Army small ships DPR/TV/431

Unit AV Clive Steele
Accession Number F03789
Collection type Film
Measurement 7 min 46 sec
Object type Actuality footage, Television news footage
Physical description 16mm/b&w/silent
Maker Defence Public Relations (DPR)
Place made Vietnam: Vung Tau Special Zone, Vung Tau
Date made 1966
Access Open
Conflict Vietnam, 1962-1975
Copyright Item copyright: © Australian War Memorial
Creative Commons License This item is licensed under CC BY-NC
Description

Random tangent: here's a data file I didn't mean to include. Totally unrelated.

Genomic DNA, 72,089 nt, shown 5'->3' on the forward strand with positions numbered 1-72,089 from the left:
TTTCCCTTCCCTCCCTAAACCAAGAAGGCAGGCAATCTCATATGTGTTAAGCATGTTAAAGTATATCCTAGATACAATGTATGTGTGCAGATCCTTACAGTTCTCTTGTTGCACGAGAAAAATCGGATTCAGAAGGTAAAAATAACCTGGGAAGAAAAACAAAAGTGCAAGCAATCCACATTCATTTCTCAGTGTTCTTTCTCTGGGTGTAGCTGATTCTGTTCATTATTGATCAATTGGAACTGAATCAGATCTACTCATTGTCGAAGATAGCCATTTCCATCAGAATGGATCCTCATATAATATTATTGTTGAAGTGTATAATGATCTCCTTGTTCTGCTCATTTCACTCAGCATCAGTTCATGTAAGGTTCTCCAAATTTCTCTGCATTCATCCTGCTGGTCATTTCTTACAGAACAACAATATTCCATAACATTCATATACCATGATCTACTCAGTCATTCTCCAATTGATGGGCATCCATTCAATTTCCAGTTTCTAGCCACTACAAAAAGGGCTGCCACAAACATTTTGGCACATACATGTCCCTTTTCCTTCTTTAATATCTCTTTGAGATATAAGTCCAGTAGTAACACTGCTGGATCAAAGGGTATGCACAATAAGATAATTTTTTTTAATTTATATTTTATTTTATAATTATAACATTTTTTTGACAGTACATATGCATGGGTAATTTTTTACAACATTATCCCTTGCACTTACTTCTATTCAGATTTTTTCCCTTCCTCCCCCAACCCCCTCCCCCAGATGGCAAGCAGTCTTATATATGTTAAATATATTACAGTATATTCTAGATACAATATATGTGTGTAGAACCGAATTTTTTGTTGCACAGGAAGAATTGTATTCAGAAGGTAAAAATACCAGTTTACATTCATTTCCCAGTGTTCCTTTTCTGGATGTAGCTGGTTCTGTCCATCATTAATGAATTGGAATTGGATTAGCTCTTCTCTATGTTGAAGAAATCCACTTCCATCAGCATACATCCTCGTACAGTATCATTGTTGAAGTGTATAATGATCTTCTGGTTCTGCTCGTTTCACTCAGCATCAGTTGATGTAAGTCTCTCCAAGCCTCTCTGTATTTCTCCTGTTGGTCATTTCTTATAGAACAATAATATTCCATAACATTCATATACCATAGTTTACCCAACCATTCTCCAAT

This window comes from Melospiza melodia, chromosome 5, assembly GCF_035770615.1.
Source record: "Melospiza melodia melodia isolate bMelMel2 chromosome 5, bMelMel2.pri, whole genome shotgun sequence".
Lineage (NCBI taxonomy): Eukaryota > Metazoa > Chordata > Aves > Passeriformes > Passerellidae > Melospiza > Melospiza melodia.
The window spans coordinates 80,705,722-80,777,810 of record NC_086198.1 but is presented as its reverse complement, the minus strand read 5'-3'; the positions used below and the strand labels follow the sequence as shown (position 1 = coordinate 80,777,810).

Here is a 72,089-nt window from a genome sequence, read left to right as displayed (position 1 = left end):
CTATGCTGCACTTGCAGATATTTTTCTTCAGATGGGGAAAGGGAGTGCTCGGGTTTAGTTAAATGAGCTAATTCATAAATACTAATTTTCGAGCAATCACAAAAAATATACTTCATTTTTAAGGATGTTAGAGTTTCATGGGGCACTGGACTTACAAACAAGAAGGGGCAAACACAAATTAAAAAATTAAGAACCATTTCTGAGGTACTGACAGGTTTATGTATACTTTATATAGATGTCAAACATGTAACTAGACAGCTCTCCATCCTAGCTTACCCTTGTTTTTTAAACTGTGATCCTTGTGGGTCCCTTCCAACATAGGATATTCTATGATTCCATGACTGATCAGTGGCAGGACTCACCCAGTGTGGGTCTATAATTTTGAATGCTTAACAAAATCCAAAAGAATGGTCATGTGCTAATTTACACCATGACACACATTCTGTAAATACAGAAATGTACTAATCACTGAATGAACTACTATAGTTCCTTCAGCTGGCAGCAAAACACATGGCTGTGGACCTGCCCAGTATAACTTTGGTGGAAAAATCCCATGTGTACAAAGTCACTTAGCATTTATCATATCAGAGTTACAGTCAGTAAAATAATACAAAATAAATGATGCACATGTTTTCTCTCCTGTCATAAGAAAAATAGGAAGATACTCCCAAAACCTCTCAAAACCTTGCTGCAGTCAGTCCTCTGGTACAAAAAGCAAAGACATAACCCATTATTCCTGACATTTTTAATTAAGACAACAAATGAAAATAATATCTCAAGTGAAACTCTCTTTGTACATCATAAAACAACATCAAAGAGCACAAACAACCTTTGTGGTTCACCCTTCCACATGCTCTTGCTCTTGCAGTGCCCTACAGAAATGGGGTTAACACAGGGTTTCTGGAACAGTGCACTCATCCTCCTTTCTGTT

In Vietnam the army's sea going sailors are keeping open the vital supply lines between the base area at Vung Tau and the Australian Task Force, 20 miles away at Nui Dat. In the twisting Saigon River, the 1,000 ton landing ship Clive Steele, easily identified by a large red kangaroo, the Vietnamese words for Australia painted on her superstructure, makes the hazardous run to Vung Tau from the forward area. The ship's crew takes no chances. The mate, Lieutenant Charles Deane, of Sydney, points to suspicious movement on the far bank. The ship's master, Captain Alan Webber, of Sydney and second mate Warrant Officer Jim Fletcher, of Perth gives instructions to gun crews. The crew race to action stations, manning the fifty calibre guns in the bow and stern. Other soldiers crouch behind the bulwarks with their rifles. In the engines room, Sapper Ross McMurray, of Bankstown, New South Wales, stands by controls as the telegraph signals messages from the bridge. Ship's engineer, Lieutentant Bruce Reilly of Wollongong, New South Wales, and Sergeant Jack Peel, of Newcastle, NSW, keep a close watch on the engines which have been driving the ship continually for seven months. At Vung Tau, the Clive Steele ties alongside another Australian Army ship, the John Monash, which is on her second voyage to Vietnam. In time honoured custom, duties in port include never-ending chipping of rust. Sergeant Arthur Jackson, of Sydney, Sapper Colin Barker, of Gosford and Sapper Maurice Roberts of Grafton, work on the stern of the vessel. Amidships, Sapper Peter Tierney of Northbridge, NSW and Sapper Garry Carne of Yarraglen Vic., stand on a lighter between ships to chip rust. Fresh water from the John Monash is pumped into the Clive Steele's tanks. A cargo of timber from the John Monash is lifted form the hold and swung onto a landing barge moored between the vessels. Barb wire is also unloaded. Vung Tau is a crowded port and is often clogged with local small craft and ships of allied nations. Lance Corporal Glenn Daly, of Greenacre NSW and Lance Corporal Peter Radford of Ashgrove Queensland watch three women in a Vietnamese boat. On shore, stores from another lighter are off loaded onto waiting trucks for transport to a base area. After her cargo is discharged, the Clive Steele leaves her anchorage alongside the John Monash and runs ashore in the river for small repairs before another journey up stream.

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